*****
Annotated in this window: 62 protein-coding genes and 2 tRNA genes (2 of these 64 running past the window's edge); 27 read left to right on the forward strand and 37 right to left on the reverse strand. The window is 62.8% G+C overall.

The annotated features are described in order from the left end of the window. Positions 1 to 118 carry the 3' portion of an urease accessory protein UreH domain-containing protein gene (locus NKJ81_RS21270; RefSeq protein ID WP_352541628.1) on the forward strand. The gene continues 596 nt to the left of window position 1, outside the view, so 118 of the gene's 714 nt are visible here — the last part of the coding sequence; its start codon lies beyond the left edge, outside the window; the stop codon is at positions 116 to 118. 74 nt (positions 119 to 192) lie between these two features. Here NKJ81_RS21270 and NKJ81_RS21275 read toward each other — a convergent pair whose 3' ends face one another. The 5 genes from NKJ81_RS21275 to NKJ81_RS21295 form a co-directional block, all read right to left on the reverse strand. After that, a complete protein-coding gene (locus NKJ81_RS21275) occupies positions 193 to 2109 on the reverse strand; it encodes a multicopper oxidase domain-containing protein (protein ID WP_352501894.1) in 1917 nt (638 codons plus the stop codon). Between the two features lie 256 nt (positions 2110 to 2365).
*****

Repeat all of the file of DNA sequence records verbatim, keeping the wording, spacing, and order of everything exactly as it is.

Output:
Annotated in this window: 62 protein-coding genes and 2 tRNA genes (2 of these 64 running past the window's edge); 27 read left to right on the forward strand and 37 right to left on the reverse strand. The window is 62.8% G+C overall.

The annotated features are described in order from the left end of the window. Positions 1 to 118 carry the 3' portion of an urease accessory protein UreH domain-containing protein gene (locus NKJ81_RS21270; RefSeq protein ID WP_352541628.1) on the forward strand. The gene continues 596 nt to the left of window position 1, outside the view, so 118 of the gene's 714 nt are visible here — the last part of the coding sequence; its start codon lies beyond the left edge, outside the window; the stop codon is at positions 116 to 118. 74 nt (positions 119 to 192) lie between these two features. Here NKJ81_RS21270 and NKJ81_RS21275 read toward each other — a convergent pair whose 3' ends face one another. The 5 genes from NKJ81_RS21275 to NKJ81_RS21295 form a co-directional block, all read right to left on the reverse strand. After that, a complete protein-coding gene (locus NKJ81_RS21275) occupies positions 193 to 2109 on the reverse strand; it encodes a multicopper oxidase domain-containing protein (protein ID WP_352501894.1) in 1917 nt (638 codons plus the stop codon). Between the two features lie 256 nt (positions 2110 to 2365).